Abstract

A methodology for the rigorous assessment of pipeline freespans is described, together with a description of its application to the Beryl Field network of pipelines.

The methodology is in two parts, each with two stages, and comprise preliminary stress and vibration frequency checks followed by detailed strain and fatigue life checks where appropriate. Comprehensive software, automatically linked to the inspection database, has been written to allow efficient use of the methodology.

The use of a new ROV based freespan rectification technique is also described.

Both the assessment and rectification techniques were successfully used in Mobil's Beryl field and the SAGE pipeline in 1992.

Introduction

The Beryl 'A' platform was installed in block 9/13 in 1973. Subsequent developments in the block include the Beryl B platform, the Ness, BWISS, Linnhe and NESS II multi-well subsea developments and 4 single subsea wells. A total of 25 pipelines are laid in the block; the majority are 6" diameter flowlines from the subsea wells to the platforms, but include 1 No. 16" and 1 No. 20" hydrocarbon transfer lines between the production platforms and 2 short 361, oil export lines to loading buoys. All the facilities noted above are operated by Mobil North Sea Limited (MNSL) on behalf of the block 9/13 co-venturers, Amerada Hess Ltd, Enterprise Oil plc, BG North Sea Holdings Ltd and OMV (UK) Ltd. In addition, the recently installed SAGE Gas export line runs 323 km from Beryl A to St. Fergus, and is operated by MNSL on behalf of the Beryl and Brae groups.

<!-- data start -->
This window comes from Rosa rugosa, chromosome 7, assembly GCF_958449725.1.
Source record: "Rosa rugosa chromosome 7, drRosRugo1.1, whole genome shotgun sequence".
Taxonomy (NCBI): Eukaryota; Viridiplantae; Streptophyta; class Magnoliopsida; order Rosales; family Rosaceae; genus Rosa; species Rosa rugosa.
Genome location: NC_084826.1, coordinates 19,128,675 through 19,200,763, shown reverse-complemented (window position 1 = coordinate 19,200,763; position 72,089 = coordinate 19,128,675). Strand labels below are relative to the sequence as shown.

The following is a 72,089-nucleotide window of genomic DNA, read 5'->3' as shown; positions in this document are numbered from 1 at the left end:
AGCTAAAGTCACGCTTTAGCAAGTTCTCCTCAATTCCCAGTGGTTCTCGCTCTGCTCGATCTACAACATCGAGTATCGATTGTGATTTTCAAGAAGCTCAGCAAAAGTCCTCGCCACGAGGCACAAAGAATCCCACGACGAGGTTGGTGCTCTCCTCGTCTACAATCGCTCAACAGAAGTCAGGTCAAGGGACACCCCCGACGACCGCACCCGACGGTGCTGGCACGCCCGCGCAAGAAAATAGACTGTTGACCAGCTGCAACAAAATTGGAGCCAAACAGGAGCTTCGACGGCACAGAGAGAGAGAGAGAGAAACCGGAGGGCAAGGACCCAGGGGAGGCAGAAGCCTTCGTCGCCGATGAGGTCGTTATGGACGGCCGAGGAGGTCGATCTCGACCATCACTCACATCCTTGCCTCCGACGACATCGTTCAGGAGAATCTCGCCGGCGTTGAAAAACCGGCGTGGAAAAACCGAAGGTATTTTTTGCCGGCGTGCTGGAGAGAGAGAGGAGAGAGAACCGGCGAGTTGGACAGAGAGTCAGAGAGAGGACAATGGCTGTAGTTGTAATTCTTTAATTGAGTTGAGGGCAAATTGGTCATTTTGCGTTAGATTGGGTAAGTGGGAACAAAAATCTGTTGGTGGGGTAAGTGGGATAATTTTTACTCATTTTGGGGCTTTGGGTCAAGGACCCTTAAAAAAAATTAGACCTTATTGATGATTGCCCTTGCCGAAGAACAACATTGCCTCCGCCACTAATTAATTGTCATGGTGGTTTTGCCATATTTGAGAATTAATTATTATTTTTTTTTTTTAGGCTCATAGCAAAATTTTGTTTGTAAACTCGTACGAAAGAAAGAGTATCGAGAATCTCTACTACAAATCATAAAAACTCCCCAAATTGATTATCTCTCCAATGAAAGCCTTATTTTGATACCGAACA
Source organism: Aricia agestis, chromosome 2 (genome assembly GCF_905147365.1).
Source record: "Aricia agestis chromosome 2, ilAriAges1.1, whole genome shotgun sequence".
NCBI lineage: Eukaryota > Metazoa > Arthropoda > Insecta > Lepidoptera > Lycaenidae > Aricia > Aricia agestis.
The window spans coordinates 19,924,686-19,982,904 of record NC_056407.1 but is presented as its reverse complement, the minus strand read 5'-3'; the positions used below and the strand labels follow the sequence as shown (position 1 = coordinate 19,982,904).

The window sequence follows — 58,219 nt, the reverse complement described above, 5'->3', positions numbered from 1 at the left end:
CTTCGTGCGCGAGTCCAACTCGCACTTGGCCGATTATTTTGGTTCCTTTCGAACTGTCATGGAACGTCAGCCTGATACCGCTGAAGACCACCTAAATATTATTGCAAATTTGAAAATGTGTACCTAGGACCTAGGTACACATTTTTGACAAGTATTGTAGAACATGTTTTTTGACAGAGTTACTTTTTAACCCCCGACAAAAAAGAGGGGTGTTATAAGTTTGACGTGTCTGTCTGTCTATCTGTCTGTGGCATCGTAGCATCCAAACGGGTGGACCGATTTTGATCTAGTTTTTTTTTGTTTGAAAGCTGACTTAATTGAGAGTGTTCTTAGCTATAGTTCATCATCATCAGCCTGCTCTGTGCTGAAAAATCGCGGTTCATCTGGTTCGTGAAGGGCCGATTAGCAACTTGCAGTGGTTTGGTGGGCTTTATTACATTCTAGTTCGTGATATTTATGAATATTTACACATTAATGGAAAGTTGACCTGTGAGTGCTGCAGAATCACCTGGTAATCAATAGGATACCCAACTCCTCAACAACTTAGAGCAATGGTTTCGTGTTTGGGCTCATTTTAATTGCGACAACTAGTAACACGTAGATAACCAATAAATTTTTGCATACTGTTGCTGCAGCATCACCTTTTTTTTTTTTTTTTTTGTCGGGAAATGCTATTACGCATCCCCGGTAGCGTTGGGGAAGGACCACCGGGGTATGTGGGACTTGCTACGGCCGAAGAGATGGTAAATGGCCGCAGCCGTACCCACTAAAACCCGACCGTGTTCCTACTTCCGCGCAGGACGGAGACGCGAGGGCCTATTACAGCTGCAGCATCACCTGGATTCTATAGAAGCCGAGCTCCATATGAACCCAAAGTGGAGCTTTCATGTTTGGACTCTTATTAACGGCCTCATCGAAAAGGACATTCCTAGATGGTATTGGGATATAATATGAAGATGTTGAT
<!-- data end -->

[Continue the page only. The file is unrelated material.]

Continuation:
Annual inspection of all the lines is undertaken in order to comply with regulatory and MNSL requirements and to ensure continued fitness for purpose. As with most pipelines, the annual surveys identify numerous freespans which have to be assessed and, if necessary, rectified.

MNSL has now implemented a number of improvements to its methods for collecting and recording pipeline inspection data, and for automatically assessing the significance of freespans in relation to the service, pressure, temperature and orientation of pipelines. The methods of data storage and freespan assessment are based on user friendly PC-based programs for use both offshore and onshore.

The basis for recording and displaying the inspection results is a database system (COABIS). Survey data can be entered into the system in real time on the inspection vessel as the inspection is performed. Further checks can be undertaken on the data in the office including graphical comparison of all features from one year to another.

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